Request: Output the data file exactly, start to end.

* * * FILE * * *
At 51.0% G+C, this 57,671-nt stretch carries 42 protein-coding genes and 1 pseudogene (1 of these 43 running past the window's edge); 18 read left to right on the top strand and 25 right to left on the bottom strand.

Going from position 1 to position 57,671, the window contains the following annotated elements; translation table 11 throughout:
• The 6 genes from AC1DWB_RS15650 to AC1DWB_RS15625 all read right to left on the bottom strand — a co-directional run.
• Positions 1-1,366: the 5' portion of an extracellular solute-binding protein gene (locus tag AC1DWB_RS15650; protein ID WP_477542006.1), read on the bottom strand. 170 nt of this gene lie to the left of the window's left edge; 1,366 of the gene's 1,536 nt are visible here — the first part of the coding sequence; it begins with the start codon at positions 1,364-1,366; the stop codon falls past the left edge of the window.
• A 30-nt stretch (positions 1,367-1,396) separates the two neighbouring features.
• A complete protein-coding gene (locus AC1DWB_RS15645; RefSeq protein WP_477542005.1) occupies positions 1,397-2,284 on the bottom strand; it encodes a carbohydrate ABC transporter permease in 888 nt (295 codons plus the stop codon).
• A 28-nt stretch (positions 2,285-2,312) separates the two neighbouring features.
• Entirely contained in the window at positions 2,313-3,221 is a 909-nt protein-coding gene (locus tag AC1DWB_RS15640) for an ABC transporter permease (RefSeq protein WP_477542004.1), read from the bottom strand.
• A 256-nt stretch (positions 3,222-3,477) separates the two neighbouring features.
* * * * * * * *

At 51.0% G+C, this 57,671-nt stretch carries 42 protein-coding genes and 1 pseudogene (1 of these 43 running past the window's edge); 18 read left to right on the top strand and 25 right to left on the bottom strand.

Going from position 1 to position 57,671, the window contains the following annotated elements; translation table 11 throughout:
• The 6 genes from AC1DWB_RS15650 to AC1DWB_RS15625 all read right to left on the bottom strand — a co-directional run.
• Positions 1-1,366: the 5' portion of an extracellular solute-binding protein gene (locus tag AC1DWB_RS15650; protein ID WP_477542006.1), read on the bottom strand. 170 nt of this gene lie to the left of the window's left edge; 1,366 of the gene's 1,536 nt are visible here — the first part of the coding sequence; it begins with the start codon at positions 1,364-1,366; the stop codon falls past the left edge of the window.
• A 30-nt stretch (positions 1,367-1,396) separates the two neighbouring features.
• A complete protein-coding gene (locus AC1DWB_RS15645; RefSeq protein WP_477542005.1) occupies positions 1,397-2,284 on the bottom strand; it encodes a carbohydrate ABC transporter permease in 888 nt (295 codons plus the stop codon).
• A 28-nt stretch (positions 2,285-2,312) separates the two neighbouring features.
• Entirely contained in the window at positions 2,313-3,221 is a 909-nt protein-coding gene (locus tag AC1DWB_RS15640) for an ABC transporter permease (RefSeq protein WP_477542004.1), read from the bottom strand.
• A 256-nt stretch (positions 3,222-3,477) separates the two neighbouring features.